In the frenzy to get the upgrade going last year, we scrapped all the 4kv transformers that we took down. Now we are buying new ones because we havenít got replacements in stock. They will be practically worthless when the upgrade to 26 begins again. And we are also spending somewhere around a million in circuit reclosers for the existing system which will be worth pennies on the dollar when we upgrade. So what looked like a savings of 2 million just vanished and we are still getting the cheapest, not the best. Maybe that's why we always pay more and get less from our utility.

So where does that leave us? It leaves us with a growth rate that we canít sustain without spending a hundred million trying to patch up our infrastructure and for how long will that last before we need hundreds of millions more to sustain yet more growth? This is why Lake Worth Media believes it is critical that the people are listened to Öas to what their vision is for the city. We are currently planning a number of town hall meetings designed to inventory public concerns and suggestions with the end of putting these issues up for voting on our system. If the public will is not honored we will never gain any consensus on growth and other issues, and the political addiction to increasing a tax base to meet budget demands will move us ever closer to a dangerous edge and embroil our city into ever increasing fiscal and environmental problems.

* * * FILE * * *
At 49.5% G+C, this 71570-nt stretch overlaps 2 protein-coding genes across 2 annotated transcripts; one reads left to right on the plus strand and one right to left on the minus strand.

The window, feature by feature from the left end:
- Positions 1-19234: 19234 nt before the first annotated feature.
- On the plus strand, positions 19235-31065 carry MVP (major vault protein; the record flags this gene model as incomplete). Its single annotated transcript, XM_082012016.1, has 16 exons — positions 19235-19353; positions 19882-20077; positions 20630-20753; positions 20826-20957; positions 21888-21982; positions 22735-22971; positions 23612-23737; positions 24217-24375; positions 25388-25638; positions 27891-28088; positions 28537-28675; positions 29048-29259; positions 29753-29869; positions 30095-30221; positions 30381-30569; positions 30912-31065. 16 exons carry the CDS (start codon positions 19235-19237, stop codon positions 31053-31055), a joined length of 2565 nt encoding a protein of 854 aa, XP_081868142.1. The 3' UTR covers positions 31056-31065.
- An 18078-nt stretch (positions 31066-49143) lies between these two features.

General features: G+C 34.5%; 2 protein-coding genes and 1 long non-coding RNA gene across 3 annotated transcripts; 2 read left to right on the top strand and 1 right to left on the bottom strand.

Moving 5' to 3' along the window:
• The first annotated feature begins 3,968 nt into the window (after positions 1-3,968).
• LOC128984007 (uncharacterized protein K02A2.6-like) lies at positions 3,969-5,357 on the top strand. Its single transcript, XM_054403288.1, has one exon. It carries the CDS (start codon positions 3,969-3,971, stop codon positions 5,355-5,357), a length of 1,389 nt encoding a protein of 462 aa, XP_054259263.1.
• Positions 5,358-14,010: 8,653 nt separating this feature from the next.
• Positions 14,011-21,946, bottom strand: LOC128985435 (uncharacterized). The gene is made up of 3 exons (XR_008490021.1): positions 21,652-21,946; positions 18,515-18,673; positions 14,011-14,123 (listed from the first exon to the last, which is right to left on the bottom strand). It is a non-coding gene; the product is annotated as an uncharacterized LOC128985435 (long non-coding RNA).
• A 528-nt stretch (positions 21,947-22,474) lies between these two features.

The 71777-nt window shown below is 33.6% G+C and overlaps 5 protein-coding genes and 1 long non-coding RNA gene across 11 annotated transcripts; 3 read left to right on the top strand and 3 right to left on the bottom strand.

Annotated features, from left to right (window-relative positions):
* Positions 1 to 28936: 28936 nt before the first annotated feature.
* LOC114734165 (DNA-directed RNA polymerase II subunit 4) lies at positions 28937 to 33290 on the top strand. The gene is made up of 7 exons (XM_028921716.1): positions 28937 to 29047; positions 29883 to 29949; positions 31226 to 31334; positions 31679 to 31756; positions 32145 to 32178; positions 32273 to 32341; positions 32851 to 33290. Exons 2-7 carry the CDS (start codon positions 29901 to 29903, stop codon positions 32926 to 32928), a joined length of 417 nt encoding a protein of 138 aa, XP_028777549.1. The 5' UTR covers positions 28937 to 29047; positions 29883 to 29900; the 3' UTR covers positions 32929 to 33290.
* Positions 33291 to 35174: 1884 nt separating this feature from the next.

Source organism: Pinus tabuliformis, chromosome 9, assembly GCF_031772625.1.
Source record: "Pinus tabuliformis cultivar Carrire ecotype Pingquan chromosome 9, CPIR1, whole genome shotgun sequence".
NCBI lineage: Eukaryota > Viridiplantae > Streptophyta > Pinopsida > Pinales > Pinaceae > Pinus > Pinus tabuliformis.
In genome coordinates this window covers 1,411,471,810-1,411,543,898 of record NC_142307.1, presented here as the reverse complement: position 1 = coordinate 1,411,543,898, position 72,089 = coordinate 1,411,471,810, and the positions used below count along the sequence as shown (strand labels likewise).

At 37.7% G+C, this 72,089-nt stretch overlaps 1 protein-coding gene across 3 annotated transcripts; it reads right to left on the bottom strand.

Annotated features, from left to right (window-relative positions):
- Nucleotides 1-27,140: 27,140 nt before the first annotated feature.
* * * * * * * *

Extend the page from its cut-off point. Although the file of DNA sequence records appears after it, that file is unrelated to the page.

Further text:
WASTED MILLIONS PURSUING GROWTH - by William Coakley | Login/Create an Account | 2 comments | Search Discussion
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Re: WASTED MILLIONS PURSUING GROWTH - by William Coakley (Score: 1)
by SunnyDaze on Saturday, August 25, 2007 @ 09:22:37 EST
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seems like the waste you speak of would pay for a new Casino building at the beach and we would OWN IT NOW and not have slither around the people to give it to a developer.




 
 

 
 

Re: WASTED MILLIONS PURSUING GROWTH - by William Coakley (Score: 1)
by SaveOurBeach on Saturday, August 25, 2007 @ 14:22:27 EST
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There is so much corruption coming to light that my head is swimming. Keep up the good work.